Molecular Phenomics projects

Find out about projects the Molecular Phenomics Platform has been working on


Advancing our understanding of coffee foams

Lead researchers: Dr Tristan Dew, Dr Jo Gould

One of the most important parts of the drinking coffee experience is the crema, or coffee foam. This velvety, aromatic foam differs between different types of coffee. However, the physio-chemical mechanisms underpinning foam formation are not fully explained.

This project uses analytical techniques from physical chemistry and metabolomics to identify the key chemical differences of coffee foams. This will allow manufacturers to select for the better retention of natural coffee-derived foaming agents through the production process, helping to deliver tasty, foamy coffee to consumers.

This project is funded by Jacobs Douwe Egberts


Investigating biomarkers of fruit and vegetable intake in humans

Lead researchers: Dr Tristan Dew, Dr Orla Flannery (MMU)

Fruit and vegetable intake has long been associated with a reduced risk of chronic non-communicable diseases such as cardiovascular disease, type 2 diabetes and some forms of cancer. However, commonly employed self-report methods to assess such intake can be confounded by bias, memory, and dietary variation. This project aims to elucidate and assess objective biomarkers of fruit and vegetable intake, through predictive modelling and controlled human intervention trials combined with metabolomic urinalysis.

This project is funded by a Manchester Metropolitan University Vice Chancellors Scholarship and Future Food


Wild edible fruits (WEF) in eastern Africa

Lead researcher: Dr. Diriba Kumssa

The diet of rural Ethiopian populations is dominated by locally produced staple-cereals, largely because of under-developed food production, storage, and transportation networks. These populations typically live close to forests and woodlands that are a source of a wide range of wild edible fruits. However, as little is known about the nutritional value of these fruits, they are commonly stigmatised as a food of last resort. In this project, the Molecular Phenomics Platform is developing a wide range of micronutrient assays, and well as employing polyphenolic profiling and bulk proximate analysis, to establish the nutritional profile of at least 45 wild edible fruit species.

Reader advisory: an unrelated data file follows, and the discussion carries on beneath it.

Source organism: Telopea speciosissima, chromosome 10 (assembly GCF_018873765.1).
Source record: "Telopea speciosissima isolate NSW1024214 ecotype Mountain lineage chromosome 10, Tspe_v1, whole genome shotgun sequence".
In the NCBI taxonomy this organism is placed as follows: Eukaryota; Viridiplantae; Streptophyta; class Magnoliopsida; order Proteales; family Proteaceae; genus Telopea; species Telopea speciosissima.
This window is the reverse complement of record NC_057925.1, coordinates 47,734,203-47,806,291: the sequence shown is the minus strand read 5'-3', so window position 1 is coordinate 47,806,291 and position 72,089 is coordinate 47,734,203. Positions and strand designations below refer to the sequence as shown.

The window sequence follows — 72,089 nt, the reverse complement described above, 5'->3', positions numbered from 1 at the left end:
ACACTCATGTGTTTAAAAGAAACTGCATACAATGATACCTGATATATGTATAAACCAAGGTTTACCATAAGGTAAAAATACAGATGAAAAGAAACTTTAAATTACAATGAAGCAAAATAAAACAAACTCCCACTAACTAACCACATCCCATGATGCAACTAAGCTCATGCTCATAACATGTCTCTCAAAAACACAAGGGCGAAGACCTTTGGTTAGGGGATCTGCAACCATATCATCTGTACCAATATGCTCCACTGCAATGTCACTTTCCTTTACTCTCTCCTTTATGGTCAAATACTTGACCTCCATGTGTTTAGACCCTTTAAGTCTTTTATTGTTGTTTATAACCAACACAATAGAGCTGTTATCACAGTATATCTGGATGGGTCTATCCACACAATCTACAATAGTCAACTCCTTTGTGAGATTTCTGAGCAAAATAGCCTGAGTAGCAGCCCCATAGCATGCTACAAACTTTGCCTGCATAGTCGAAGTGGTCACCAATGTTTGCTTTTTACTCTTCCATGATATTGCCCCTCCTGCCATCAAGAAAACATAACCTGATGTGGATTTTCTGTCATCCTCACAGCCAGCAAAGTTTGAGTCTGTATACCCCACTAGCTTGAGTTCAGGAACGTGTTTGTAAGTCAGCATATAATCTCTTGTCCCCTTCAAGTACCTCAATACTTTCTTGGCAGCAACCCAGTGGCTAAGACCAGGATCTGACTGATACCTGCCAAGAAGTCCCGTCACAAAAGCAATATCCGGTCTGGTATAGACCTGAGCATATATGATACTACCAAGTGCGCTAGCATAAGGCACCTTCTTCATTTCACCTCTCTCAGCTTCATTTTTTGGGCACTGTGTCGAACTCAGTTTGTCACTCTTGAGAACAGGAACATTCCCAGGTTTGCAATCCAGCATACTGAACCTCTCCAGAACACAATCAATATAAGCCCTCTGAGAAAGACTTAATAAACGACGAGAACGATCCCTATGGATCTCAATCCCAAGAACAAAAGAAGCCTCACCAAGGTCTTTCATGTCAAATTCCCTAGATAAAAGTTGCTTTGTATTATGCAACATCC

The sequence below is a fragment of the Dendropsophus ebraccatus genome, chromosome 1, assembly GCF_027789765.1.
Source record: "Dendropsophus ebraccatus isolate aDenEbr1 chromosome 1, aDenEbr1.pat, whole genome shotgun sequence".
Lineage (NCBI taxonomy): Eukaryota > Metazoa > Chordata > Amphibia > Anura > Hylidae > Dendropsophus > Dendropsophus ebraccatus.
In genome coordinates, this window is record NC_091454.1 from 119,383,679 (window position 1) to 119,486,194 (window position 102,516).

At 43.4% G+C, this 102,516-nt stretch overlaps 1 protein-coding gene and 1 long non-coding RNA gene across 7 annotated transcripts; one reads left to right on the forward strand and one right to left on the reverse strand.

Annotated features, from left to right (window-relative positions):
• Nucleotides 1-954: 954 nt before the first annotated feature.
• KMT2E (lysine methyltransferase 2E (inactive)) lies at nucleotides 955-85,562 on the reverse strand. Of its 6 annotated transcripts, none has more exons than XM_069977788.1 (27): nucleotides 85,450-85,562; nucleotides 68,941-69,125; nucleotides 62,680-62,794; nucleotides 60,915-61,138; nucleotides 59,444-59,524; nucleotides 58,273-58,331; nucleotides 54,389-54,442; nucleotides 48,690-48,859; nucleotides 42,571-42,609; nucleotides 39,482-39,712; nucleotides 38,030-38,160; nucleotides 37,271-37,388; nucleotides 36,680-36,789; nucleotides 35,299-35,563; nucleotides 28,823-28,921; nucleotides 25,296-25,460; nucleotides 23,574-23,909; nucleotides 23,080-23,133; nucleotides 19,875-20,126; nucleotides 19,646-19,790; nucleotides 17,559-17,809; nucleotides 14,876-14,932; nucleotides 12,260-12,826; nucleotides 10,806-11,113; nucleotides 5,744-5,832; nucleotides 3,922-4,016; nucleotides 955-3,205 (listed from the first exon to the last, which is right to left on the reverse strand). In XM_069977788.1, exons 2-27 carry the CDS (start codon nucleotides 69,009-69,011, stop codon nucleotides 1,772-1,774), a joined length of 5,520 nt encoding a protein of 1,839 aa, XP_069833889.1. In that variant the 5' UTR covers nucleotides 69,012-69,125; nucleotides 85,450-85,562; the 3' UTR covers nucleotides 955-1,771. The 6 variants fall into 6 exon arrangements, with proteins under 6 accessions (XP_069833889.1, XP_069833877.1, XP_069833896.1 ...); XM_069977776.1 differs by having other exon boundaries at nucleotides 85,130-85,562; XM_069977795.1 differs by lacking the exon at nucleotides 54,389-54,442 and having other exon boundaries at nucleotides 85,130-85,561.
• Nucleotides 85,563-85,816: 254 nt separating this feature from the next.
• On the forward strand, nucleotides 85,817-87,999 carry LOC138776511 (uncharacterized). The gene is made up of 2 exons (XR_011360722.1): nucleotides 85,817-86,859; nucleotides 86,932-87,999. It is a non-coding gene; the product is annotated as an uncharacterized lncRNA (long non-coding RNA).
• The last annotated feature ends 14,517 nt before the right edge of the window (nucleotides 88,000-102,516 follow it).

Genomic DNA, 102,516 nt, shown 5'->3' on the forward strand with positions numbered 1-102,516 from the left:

This project is funded by Leverhulme Trust.


Metabolic differences between Arabidopsis thaliana mutants

Lead researcher: Dr Gabriel Castrillo

As part of wider work on how the microbiome influences plant absorption of mineral nutrients and trace elements from the soil, the Molecular Phenomics Platform developed a simplified profiling methodology, isolating >50k features of Arabidopsis thaliana mutants, with genotype, bacterial treatment and their interaction explaining 48% of total metabolome variance.

This project is funded by a Nottingham Research Fellowship and the Future Food Beacon.


Metabolomics to improve Brewing practices

Lead researchers: Prof. David Cook, Dr. Chris Powel

We have applied a metabolomics workflow, alongside both reverse phase and HILIC separation modes to address a variety of different technical challenges within modern large-scale brewing. This includes the identification of flavour compounds in lagers associated with brewing adjuncts, profiling of hop extracts, and the identification and relative quantitation of compounds associated with stress response in several strains of brewers yeast.

These projects were funded by various commercial entities.


Cocoa fermentation and flavour

Lead researchers: Prof David Salt, Dr David Gopualchan, Prof Pathmanathan Umaharan (CRC)

The fermentation of cocoa beans is essential to flavour development, with major changes to the protein and polyphenol content driving the production of colours and flavour precursors that are fully realised upon roasting. The Molecular Phenomics Platform has developed methods to follow the fate of a range of polyphenols relevant to cocoa beans and chocolate, as well as tailoring untargeted workflows to working with these sample types.

This project is in partnership with the Cocoa Research Centre (CRC), University of the West Indies, Trinidad and Tobago, and is funded by both BBSRC and the Future Food Beacon.




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